Monday, January 4, 2016

All About A Bean

How many dried beans do you have in storage?  Enough for one year?  Two years?  Eternity?  If you eat them as often as most people do, you probably have enough to last through at least your own lifetime and probably the lifetime of your children.  There are several schools of thought on the shelf life of dried beans.

The dry pack canneries associated with the Church of Jesus Christ of Latter-Day-Saints suggest that they are good for  thirty years, I believe.  That is 29 years longer that I would like to use them.

My aunt who lives in South Western Colorado on the plateau near the border of Colorado and Utah where pinto beans are dry farmed (whew) says that you should keep beans one year from harvest then throw them out and get new ones. 

The grocery store beans may be over a year old when you purchase them,  It would be really difficult to know unless you understand the packing codes.  What does the 'use by date' tell you about when they were packed?

May I refer you to a little bean bible that I got somewhere, most likely stole it from my mother's cookbooks.  It is called "The El Paso Chili Company.   Beans."  It is hard to tell what the title is because one is written over the other on the book jacket and simply "Beans" on the Title Page.  Author is W. Park Kerr, a co-owner of the El Paso Chili Company at the time it was published in 1996.

I do enjoy this little book.  It gives lots of information on beans and bean cookery.  Kerr states:  "Dried Beans are virtually immortal, having remained edible (that is cookable and even growable) for hundreds of years."  He does qualify that statement with "they will just take a little longer to cook."

That is an understatement.  In my experience beans that have been in storage a while (two or more years)  do take longer to soak and cook.  A lot longer.  I soak my older beans for at least thirty-six hours and cook for all day or more in the crock pot.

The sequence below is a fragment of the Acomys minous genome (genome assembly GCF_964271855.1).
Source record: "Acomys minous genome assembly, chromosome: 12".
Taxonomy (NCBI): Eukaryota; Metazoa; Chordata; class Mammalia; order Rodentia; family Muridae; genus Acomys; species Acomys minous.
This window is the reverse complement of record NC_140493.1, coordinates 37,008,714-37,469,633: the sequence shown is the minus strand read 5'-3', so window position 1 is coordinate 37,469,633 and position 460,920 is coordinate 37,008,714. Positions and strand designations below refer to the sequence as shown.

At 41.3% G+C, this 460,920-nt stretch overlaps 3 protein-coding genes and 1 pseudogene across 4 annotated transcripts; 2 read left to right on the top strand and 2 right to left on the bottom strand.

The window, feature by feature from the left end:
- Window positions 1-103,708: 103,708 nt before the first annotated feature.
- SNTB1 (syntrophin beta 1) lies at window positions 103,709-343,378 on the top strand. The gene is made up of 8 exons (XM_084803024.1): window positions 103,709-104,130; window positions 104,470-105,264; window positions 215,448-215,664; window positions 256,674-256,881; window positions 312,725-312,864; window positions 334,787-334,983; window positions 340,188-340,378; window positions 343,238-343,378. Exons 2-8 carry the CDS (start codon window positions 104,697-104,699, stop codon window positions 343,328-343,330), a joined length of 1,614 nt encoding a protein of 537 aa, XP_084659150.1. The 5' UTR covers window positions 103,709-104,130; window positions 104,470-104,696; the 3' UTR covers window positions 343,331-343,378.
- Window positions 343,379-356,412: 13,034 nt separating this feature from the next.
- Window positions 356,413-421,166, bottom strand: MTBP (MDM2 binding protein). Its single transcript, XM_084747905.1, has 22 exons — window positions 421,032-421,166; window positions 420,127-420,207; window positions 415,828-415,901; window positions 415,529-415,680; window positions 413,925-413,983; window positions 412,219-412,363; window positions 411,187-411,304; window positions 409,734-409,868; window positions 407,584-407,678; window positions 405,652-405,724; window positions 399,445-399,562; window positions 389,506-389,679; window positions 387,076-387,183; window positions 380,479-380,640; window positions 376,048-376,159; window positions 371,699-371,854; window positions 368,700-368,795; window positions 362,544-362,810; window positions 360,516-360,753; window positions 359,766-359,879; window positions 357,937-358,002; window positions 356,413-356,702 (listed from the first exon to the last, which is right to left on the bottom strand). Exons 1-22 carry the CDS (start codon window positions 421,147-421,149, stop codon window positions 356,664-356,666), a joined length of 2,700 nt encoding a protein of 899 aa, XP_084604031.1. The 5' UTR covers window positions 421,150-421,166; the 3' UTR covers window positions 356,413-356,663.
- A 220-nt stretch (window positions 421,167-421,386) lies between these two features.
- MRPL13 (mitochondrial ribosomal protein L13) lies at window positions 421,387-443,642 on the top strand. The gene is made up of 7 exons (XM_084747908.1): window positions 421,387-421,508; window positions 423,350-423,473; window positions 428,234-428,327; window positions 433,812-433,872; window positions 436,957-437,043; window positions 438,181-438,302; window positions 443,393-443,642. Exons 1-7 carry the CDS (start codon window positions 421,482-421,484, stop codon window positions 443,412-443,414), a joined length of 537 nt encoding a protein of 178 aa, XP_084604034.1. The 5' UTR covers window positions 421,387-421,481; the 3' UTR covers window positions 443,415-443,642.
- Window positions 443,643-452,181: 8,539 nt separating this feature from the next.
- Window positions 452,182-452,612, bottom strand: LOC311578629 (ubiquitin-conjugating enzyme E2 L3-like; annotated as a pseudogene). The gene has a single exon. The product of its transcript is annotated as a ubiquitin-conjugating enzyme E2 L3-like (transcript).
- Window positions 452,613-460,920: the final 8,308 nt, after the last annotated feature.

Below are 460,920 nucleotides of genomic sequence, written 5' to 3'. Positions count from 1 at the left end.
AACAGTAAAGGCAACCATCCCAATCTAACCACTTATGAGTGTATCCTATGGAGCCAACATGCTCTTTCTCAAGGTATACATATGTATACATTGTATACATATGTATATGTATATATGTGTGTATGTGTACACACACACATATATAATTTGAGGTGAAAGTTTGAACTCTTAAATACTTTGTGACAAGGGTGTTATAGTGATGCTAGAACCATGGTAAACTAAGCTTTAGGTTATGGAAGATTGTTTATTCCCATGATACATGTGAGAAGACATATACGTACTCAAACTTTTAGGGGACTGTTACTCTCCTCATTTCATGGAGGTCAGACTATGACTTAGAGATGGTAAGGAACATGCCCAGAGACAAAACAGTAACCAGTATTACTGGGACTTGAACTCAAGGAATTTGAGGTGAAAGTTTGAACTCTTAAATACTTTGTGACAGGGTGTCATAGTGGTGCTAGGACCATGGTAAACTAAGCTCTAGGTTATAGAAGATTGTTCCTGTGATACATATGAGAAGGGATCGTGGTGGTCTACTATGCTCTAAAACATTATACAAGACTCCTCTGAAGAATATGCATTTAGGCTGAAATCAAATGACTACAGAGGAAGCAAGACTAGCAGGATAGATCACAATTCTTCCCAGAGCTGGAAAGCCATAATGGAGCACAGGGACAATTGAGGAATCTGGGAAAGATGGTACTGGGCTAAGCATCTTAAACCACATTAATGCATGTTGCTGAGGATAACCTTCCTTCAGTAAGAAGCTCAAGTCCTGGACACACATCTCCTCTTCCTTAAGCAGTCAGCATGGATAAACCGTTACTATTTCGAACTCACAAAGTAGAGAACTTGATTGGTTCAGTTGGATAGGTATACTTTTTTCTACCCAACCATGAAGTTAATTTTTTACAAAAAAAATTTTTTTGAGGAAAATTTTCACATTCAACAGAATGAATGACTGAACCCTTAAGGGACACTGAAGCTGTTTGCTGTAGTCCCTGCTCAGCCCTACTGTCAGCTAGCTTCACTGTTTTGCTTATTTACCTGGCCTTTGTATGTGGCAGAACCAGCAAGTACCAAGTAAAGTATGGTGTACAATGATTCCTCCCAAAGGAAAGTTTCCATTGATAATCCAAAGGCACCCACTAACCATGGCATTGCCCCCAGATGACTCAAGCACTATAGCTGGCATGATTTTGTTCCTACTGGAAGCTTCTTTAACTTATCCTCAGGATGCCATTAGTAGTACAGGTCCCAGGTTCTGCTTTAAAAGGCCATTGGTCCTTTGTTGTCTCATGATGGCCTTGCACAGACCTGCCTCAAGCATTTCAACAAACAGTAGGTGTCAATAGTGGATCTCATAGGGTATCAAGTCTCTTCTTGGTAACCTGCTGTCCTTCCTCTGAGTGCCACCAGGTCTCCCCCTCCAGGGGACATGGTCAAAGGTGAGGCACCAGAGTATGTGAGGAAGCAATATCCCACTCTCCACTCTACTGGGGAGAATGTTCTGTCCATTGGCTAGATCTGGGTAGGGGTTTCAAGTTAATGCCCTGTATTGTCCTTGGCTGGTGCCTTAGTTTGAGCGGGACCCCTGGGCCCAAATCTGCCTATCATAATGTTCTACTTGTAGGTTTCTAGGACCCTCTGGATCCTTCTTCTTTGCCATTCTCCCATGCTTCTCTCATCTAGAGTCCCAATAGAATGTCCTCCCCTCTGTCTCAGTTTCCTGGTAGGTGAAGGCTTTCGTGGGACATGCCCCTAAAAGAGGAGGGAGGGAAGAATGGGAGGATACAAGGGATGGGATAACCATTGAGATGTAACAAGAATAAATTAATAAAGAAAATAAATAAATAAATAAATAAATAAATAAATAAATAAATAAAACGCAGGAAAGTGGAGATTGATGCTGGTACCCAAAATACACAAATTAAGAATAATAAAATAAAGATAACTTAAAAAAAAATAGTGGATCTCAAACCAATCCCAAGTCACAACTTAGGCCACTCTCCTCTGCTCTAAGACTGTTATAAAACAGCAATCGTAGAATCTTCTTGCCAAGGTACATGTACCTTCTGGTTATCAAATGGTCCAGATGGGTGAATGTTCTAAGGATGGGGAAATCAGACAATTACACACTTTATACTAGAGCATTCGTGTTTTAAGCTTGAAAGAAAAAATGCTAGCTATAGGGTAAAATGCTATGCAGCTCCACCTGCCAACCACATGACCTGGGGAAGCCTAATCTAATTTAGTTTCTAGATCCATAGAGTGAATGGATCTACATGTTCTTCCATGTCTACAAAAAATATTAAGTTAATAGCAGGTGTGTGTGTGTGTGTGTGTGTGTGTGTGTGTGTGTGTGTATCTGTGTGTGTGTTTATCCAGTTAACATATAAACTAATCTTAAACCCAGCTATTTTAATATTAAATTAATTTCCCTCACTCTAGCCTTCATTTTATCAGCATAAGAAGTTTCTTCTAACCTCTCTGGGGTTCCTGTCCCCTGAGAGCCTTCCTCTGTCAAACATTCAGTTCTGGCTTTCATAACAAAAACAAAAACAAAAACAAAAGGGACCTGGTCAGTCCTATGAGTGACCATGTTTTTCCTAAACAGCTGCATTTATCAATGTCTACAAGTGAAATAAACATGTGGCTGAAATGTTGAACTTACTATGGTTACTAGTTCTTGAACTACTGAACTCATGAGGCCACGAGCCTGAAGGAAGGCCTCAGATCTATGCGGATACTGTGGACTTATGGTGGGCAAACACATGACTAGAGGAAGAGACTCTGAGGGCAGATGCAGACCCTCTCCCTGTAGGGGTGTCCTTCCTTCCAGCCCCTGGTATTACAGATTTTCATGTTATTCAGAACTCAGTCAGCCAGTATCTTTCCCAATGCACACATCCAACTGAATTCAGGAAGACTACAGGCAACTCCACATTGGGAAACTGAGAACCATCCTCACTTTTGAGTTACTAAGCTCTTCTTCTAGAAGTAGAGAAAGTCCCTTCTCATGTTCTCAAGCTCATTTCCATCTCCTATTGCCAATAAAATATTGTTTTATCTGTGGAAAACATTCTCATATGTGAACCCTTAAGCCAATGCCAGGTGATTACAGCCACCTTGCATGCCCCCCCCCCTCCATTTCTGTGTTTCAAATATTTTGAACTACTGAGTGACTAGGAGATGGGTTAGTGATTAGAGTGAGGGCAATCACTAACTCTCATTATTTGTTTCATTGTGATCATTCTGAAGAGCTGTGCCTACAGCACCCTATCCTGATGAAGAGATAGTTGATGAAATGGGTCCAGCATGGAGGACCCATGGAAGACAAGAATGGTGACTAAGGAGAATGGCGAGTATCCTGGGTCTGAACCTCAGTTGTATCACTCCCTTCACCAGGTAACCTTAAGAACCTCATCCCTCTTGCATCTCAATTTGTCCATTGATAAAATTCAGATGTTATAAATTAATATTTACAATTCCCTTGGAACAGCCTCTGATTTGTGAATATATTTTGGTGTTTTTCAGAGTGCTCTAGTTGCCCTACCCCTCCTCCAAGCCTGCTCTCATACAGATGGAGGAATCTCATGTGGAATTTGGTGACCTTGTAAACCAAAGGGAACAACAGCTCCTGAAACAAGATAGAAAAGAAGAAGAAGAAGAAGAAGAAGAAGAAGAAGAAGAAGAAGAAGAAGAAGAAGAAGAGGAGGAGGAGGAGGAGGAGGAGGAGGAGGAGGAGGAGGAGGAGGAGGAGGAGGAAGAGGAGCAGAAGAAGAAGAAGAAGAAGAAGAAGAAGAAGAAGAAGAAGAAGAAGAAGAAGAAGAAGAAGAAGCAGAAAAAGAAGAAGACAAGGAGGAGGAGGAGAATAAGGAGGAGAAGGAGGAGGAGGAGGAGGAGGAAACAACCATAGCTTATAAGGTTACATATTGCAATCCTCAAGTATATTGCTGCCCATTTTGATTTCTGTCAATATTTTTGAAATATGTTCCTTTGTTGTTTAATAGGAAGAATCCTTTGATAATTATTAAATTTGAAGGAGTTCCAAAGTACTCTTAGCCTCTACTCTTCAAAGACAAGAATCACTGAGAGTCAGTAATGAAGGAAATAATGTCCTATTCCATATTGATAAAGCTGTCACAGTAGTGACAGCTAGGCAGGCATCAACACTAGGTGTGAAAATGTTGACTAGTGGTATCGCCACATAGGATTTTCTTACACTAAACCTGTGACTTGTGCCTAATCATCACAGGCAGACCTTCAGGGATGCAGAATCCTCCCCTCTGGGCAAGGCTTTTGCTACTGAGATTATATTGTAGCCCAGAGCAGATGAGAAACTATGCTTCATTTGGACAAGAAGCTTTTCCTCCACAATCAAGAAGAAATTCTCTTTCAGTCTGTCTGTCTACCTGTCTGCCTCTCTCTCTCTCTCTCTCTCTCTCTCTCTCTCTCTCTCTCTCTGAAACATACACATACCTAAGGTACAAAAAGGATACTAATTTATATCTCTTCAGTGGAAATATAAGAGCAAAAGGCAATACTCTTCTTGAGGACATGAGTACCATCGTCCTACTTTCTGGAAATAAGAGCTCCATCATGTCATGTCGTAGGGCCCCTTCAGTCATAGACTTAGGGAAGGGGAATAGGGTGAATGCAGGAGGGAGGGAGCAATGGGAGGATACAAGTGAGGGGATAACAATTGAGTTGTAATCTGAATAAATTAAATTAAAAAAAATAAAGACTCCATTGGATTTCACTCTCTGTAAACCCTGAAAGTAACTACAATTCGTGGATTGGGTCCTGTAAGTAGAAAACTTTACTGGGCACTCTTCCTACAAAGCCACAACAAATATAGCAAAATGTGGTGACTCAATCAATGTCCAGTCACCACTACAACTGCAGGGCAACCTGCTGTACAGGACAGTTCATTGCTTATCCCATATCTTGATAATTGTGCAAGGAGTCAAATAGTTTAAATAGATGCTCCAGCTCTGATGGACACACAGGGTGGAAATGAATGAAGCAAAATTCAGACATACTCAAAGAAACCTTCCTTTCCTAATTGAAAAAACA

Here is a tip from one of my daughters who researches these things.  Put a tablespoon or so of whey in the soaking water.  It does something to the beans to make them more digestible.  I use whatever whey I happen to have on my cottage cheese, yogurt or Kefir.  It is the watery part that you probably throw out.  It is great for soaking beans and grains.

Some beans rehydrate faster than others, but they are not done until they are al dente and that does not mean slightly undercooked.  It means simply to the tooth [you bite them in half and feel how they chew.], and pasta may continue cooking after drained, but beans don't.  Undercooked beans are the major cause of gas.  In my experience the softer they are the less likely they cause gas or constipation.  They just have to be done or they don't digest properly.
A little antecdote my uncle used to tell.  He said my aunt always cooked a potato in the beans to soak up the gas.  Then she would eat the potato.

I plan to feature bean recipes for a while on Monday Soup Day.  When my family was young I always made soup or stew and hot homemade bread on Mondays.  I still make the soup, but not the bread.  I will heat up Costco's pitas slathered with butter or bakery French bread toasted with butter and sometimes garlic bread seasoning, make scones or biscuits.  It depends on the soup and what compliments it.

Enjoy your beans.  Learn to cook them and eat them.  They are good for you (says your mother).




  1. I have beans at least once a week--love them! I found out it doesn't have to be whey, just something acidic, I use apple cider vinegar now because I don't get as much whey as I used to.
    I have also read and heard that beans will not soak in cold water- especially old tough beans. Think about when you plant them in spring; they like it a bit warmer to sprout. I have been soaking them in the Crockpot on warm overnight and have had really good success, even with the old set (all mine are old!)

  2. Such good information! Thanks for the additional info., too, Alicia. Thanks for posting Connie!